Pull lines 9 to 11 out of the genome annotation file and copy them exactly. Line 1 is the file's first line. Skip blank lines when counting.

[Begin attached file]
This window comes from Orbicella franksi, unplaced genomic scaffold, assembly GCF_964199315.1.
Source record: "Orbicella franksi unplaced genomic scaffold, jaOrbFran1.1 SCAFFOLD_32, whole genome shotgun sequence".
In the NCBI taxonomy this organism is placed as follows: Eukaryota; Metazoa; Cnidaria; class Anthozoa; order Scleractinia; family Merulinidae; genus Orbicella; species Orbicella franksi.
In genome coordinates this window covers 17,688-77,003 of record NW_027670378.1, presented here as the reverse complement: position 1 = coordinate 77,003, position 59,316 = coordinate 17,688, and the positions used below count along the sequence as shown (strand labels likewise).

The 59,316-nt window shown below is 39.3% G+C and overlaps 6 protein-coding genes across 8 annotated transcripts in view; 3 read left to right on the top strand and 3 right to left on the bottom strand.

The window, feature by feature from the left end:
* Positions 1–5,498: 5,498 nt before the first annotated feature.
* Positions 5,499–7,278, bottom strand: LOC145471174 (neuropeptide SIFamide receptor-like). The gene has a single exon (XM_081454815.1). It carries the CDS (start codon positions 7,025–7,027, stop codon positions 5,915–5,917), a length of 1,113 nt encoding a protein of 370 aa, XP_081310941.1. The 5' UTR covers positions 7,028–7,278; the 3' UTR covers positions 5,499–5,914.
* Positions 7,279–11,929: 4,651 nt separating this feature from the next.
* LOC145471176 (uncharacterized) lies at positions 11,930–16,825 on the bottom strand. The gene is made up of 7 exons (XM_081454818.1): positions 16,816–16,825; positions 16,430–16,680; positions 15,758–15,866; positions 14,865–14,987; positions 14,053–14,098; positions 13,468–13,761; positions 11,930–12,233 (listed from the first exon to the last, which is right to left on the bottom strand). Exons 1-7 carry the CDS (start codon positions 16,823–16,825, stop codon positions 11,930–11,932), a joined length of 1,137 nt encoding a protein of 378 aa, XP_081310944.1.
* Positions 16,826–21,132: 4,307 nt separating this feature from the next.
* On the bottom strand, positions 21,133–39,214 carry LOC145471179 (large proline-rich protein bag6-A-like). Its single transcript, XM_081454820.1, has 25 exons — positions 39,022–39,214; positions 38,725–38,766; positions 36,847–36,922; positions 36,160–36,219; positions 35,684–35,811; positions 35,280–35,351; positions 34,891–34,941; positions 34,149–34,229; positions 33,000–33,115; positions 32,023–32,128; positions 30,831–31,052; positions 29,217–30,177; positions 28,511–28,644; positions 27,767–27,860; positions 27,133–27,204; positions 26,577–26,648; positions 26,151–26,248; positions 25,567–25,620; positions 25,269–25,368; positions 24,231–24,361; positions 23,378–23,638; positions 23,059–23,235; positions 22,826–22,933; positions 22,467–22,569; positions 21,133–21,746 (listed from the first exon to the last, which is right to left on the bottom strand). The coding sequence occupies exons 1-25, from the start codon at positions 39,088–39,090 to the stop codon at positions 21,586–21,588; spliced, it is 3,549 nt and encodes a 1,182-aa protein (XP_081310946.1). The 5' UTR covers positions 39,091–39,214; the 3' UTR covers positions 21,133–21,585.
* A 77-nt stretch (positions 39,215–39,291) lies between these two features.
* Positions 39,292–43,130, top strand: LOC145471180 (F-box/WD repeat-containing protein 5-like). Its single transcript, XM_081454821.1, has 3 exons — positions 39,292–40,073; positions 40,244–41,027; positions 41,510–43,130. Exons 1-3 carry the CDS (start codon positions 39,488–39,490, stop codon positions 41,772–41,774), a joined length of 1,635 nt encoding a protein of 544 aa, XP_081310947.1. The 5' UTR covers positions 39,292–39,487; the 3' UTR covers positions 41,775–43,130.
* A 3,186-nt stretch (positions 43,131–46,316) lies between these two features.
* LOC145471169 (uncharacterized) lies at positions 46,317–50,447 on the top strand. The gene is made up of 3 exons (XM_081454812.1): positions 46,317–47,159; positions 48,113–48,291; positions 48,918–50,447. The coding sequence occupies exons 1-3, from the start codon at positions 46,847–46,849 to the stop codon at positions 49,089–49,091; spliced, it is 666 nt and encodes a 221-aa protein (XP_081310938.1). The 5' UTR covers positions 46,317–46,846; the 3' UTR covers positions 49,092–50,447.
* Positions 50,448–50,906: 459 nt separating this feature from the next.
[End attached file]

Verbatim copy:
* Positions 7,279–11,929: 4,651 nt separating this feature from the next.
* LOC145471176 (uncharacterized) lies at positions 11,930–16,825 on the bottom strand. The gene is made up of 7 exons (XM_081454818.1): positions 16,816–16,825; positions 16,430–16,680; positions 15,758–15,866; positions 14,865–14,987; positions 14,053–14,098; positions 13,468–13,761; positions 11,930–12,233 (listed from the first exon to the last, which is right to left on the bottom strand). Exons 1-7 carry the CDS (start codon positions 16,823–16,825, stop codon positions 11,930–11,932), a joined length of 1,137 nt encoding a protein of 378 aa, XP_081310944.1.
* Positions 16,826–21,132: 4,307 nt separating this feature from the next.